Pop Culture Princess

Pop Culture Princess
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Monday, March 20, 2017

A look back at Disney's Beauty and the Beast

The live action remake of Disney's Beauty and the Beast opened up this past weekend to record breaking box office numbers and mostly positive reviews.

Since I'm still recovering from the surprise snow storm that hit us on the East Coast just before spring decided to show up, I thought it would be best to relax at home and have a re-watch of the animated 1991 original film instead.

Yes, I was a full fledged adult when I first saw this movie in theaters and actually got to see it for free as part of a promotion for a remake of Father of the Bride starring Steve Martin(which was fine but doesn't hold a candle to the Spencer Tracy comedy classic). Waiting until after the main feature to see the animated movie was a little awkward but in truth, that was the film I really came to see.

My patience was rewarded in abundance as  B&TB  captivated me with it's breath taking visuals, well written songs and old fashioned romance. It was nominated for Best Picture the following year at the Academy Awards and lead to the creation of Best Animated Film as an official Oscar category, not to mention winning Best Score and Best Song. It's also the first Disney animated feature to be adapted as a Broadway musical and considered by most film folk to be a modern day classic.

Upon seeing it again, a few new things pop into mind. For one, the motif of the outsider is established early on in the story and I don't just mean the backstory behind the Beast.

Belle and her father are both perceived as oddballs in their small town, with his eccentric manners being easily overlooked for the most part as "harmless". Belle, on the other hand, really doesn't have any friends,except for the local bookseller at best, and the big reason for that is her habit of reading.

Just listen to the opening song, which is the whole town singing about how "strange yet special" she is for enjoying books and how "she's nothing like the rest of us", not a typical introduction for the heroine of a Disney cartoon back then. The only one seemingly willing to look past that is Gaston yet that's due to his short sighted view of Belle as suitable arm candy:

Speaking of Gaston, it's a rather sad commentary on our times that he's as relevant a villain now as well as then. While they may not be muscle bound he-man types(except in their own minds), brutish fellas like him are still with us,with their boorish bullying and sexist attitudes and eager embrace of ignorance.

Plenty of Gaston like guys are on the internet these days, with a good number of happy to help henchmen backing them up using tweets and comments to attack those who make them feel intellectually inadequate or force others to bend to their will. Belle uses her wits and politeness to fend him off at first but then has no choice but to resort to outright confrontation when Gaston goes as far as gaslighting her father(a rather dark element for such a story back then).

In the original fairy tale, there is no Gaston. A pair of jealous sisters are the ones who get between the heroine and her love interest but I can see why Disney did some recasting there. The sisters would have been a bit too much like Cinderella, not to mention that making the standard "handsome man" as the clownishly masculine bad guy here really does add nuance to the overall point of the story:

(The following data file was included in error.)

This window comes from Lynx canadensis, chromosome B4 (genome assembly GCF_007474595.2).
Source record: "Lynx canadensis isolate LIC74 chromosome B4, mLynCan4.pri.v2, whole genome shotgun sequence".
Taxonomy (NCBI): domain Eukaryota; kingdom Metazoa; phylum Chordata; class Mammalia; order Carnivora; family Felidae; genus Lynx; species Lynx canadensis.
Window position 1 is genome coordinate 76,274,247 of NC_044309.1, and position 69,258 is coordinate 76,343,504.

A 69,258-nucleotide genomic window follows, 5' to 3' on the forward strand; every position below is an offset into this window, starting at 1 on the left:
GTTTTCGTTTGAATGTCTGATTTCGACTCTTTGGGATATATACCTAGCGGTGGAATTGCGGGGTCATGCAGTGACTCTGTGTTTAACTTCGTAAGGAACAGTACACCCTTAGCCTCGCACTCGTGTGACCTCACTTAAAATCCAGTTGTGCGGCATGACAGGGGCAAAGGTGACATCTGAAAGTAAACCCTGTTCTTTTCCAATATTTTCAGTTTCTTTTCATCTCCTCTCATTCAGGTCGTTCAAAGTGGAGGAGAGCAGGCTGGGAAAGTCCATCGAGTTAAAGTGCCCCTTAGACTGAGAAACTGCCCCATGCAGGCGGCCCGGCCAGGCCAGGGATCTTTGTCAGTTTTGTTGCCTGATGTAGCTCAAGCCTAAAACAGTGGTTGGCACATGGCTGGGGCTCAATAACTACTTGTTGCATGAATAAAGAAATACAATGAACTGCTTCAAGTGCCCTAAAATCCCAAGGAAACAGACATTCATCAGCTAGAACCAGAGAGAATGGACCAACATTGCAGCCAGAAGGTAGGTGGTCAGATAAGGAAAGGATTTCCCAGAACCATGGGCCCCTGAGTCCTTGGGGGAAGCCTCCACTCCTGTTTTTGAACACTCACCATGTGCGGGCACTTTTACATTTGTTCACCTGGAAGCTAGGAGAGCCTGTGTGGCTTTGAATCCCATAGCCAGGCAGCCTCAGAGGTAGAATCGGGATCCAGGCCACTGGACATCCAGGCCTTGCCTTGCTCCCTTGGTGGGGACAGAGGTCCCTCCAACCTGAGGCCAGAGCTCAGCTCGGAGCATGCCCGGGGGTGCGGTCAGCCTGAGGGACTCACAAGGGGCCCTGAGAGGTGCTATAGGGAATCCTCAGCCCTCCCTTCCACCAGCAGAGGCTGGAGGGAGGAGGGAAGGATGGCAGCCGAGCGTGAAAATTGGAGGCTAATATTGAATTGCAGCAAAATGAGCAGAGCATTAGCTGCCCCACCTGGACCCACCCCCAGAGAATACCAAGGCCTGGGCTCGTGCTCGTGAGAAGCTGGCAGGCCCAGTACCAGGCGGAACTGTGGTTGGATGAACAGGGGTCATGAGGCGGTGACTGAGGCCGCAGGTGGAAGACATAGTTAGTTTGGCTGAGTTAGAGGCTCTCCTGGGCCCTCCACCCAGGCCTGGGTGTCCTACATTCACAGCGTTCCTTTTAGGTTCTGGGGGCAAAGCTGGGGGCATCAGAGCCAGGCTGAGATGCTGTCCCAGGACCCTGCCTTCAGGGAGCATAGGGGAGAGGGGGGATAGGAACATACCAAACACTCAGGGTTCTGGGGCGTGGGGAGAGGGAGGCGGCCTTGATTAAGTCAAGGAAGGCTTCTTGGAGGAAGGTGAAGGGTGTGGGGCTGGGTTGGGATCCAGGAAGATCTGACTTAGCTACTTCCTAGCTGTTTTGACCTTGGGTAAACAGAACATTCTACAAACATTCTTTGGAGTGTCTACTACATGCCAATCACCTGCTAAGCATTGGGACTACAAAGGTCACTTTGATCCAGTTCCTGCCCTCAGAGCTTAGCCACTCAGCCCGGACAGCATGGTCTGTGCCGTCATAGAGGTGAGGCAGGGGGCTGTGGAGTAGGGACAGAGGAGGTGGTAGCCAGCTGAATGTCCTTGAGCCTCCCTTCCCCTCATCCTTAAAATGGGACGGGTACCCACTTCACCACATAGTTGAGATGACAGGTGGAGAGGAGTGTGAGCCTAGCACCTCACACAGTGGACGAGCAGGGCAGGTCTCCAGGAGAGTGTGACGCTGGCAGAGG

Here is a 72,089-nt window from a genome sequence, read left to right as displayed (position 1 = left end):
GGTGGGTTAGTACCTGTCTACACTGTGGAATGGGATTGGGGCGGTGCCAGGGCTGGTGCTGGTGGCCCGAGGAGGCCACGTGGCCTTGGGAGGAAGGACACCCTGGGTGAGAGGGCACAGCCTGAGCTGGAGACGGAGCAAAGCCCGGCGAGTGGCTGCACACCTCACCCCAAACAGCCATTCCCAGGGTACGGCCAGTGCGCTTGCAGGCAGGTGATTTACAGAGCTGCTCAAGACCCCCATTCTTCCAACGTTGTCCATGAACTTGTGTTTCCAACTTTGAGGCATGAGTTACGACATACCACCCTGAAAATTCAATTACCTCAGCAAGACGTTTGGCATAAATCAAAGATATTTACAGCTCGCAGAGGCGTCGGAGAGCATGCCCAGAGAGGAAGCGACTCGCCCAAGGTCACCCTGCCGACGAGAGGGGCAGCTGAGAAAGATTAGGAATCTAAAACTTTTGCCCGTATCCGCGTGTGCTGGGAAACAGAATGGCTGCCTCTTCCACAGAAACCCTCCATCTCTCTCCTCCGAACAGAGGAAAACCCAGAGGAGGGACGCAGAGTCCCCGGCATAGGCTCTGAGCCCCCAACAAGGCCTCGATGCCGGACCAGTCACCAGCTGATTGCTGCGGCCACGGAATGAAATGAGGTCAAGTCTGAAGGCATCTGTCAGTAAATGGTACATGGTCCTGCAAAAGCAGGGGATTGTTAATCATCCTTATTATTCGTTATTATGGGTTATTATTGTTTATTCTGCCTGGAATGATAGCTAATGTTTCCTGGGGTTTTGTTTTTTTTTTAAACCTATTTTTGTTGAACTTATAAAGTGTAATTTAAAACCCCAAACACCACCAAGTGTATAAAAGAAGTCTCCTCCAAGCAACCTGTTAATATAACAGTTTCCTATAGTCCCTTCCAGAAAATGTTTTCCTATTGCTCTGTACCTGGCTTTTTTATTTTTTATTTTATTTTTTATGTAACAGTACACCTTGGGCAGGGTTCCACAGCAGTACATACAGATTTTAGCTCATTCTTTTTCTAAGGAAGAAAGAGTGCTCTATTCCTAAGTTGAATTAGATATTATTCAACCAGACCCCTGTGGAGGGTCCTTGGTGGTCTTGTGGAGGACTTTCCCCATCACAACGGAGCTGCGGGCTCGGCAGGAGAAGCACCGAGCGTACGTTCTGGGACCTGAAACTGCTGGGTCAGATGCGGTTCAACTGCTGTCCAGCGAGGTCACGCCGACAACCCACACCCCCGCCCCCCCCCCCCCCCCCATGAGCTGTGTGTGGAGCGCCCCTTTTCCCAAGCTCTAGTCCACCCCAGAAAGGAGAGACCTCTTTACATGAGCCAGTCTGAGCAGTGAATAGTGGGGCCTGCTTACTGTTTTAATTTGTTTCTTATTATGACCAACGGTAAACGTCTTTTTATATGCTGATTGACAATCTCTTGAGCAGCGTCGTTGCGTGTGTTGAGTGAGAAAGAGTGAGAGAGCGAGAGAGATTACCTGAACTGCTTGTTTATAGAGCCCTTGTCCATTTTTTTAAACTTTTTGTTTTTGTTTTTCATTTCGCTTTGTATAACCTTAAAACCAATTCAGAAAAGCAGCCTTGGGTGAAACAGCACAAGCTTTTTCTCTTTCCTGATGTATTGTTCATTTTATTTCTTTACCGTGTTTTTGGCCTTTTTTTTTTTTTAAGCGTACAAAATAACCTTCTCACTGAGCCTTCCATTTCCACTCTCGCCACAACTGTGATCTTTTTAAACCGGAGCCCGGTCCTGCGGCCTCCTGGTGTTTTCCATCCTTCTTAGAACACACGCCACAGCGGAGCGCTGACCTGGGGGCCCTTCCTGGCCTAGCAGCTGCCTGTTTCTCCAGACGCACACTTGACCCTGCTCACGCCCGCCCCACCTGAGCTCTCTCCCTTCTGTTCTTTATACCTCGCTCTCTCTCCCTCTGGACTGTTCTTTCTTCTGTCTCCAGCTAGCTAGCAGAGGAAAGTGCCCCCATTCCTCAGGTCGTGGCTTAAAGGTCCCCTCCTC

Still, plenty of people argue over whether or not Belle is a proper role model for young women and I say this version is. Yes, she does wind up falling in love with the guy who literally forces his company on her but on her own terms.

For example, Belle stands up to Beast on more than one occasion and refuses to put up with his temper tantrums. In addition, she does make an escape attempt and only goes back when Beast is injured after saving her life from a wolf pack(which she made a valiant effort to defend herself from).

 Not to mention the most romantic moment in the movie is not the big ballroom dance but the gift of a library, which really makes Belle's heart flutter there. Don't get me wrong, the ballroom scene is lovely but the real passion in Belle's eyes was seen when Beast offered her all of those gorgeous books.

Also,unlike a number of Disney leading ladies before her, Belle gets to know her man and become his friend way before developing romantic feelings for him instead of that "love at first sight" tired trope. Believe it or not, Belle made some serious steps forward for future Disney heroines with her inner beauty and brains to match and that shouldn't be taken for granted:

 All in all, the 1991 B&TB still holds up and leaves any retelling, live action or otherwise, with much to live up to. No, it's not perfect but the themes of learning to love yourself and that true love means caring enough about the other person's needs before your own self interest to make the right choices are good ones to pass on.

I'm sure that the new version has much to offer and will probably get people to either re-watch or see for the first time the original animated movie. Whether or not it will be as valued or memorable as that first film remains to be seen.

 At the very least, we have an excuse to listen to those wonderful songs again and for my money, Angela Lansbury's rendition of the theme song is the best. One thing that won't change with the times is the grandness of the music that the late Howard Ashman and Alan Menken framed this classic tale as old as time with and for that, we are all the emotionally richer for:

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